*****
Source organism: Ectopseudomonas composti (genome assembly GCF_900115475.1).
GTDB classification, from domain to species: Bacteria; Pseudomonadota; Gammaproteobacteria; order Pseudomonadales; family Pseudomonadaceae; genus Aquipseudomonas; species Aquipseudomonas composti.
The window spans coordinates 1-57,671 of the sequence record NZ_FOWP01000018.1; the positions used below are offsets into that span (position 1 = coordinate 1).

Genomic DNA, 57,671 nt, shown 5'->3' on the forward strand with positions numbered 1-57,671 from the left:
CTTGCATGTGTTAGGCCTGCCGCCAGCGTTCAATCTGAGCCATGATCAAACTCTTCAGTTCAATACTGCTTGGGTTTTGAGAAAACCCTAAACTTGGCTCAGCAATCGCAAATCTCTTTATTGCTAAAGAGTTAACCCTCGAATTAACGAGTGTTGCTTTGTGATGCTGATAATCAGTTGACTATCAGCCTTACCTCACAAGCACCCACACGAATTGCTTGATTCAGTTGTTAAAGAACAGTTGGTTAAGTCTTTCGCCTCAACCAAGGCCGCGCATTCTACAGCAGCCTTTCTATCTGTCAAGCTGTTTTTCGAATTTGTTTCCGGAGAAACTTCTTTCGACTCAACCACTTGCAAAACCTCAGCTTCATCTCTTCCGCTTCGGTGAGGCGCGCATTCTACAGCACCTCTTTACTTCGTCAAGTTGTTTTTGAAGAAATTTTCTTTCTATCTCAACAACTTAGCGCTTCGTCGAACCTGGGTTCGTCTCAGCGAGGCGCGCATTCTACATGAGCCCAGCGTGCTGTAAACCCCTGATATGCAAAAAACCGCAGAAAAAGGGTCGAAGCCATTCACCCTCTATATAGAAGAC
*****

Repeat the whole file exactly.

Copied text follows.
Source organism: Ectopseudomonas composti (genome assembly GCF_900115475.1).
GTDB classification, from domain to species: Bacteria; Pseudomonadota; Gammaproteobacteria; order Pseudomonadales; family Pseudomonadaceae; genus Aquipseudomonas; species Aquipseudomonas composti.
The window spans coordinates 1-57,671 of the sequence record NZ_FOWP01000018.1; the positions used below are offsets into that span (position 1 = coordinate 1).

Genomic DNA, 57,671 nt, shown 5'->3' on the forward strand with positions numbered 1-57,671 from the left:
CTTGCATGTGTTAGGCCTGCCGCCAGCGTTCAATCTGAGCCATGATCAAACTCTTCAGTTCAATACTGCTTGGGTTTTGAGAAAACCCTAAACTTGGCTCAGCAATCGCAAATCTCTTTATTGCTAAAGAGTTAACCCTCGAATTAACGAGTGTTGCTTTGTGATGCTGATAATCAGTTGACTATCAGCCTTACCTCACAAGCACCCACACGAATTGCTTGATTCAGTTGTTAAAGAACAGTTGGTTAAGTCTTTCGCCTCAACCAAGGCCGCGCATTCTACAGCAGCCTTTCTATCTGTCAAGCTGTTTTTCGAATTTGTTTCCGGAGAAACTTCTTTCGACTCAACCACTTGCAAAACCTCAGCTTCATCTCTTCCGCTTCGGTGAGGCGCGCATTCTACAGCACCTCTTTACTTCGTCAAGTTGTTTTTGAAGAAATTTTCTTTCTATCTCAACAACTTAGCGCTTCGTCGAACCTGGGTTCGTCTCAGCGAGGCGCGCATTCTACATGAGCCCAGCGTGCTGTAAACCCCTGATATGCAAAAAACCGCAGAAAAAGGGTCGAAGCCATTCACCCTCTATATAGAAGAC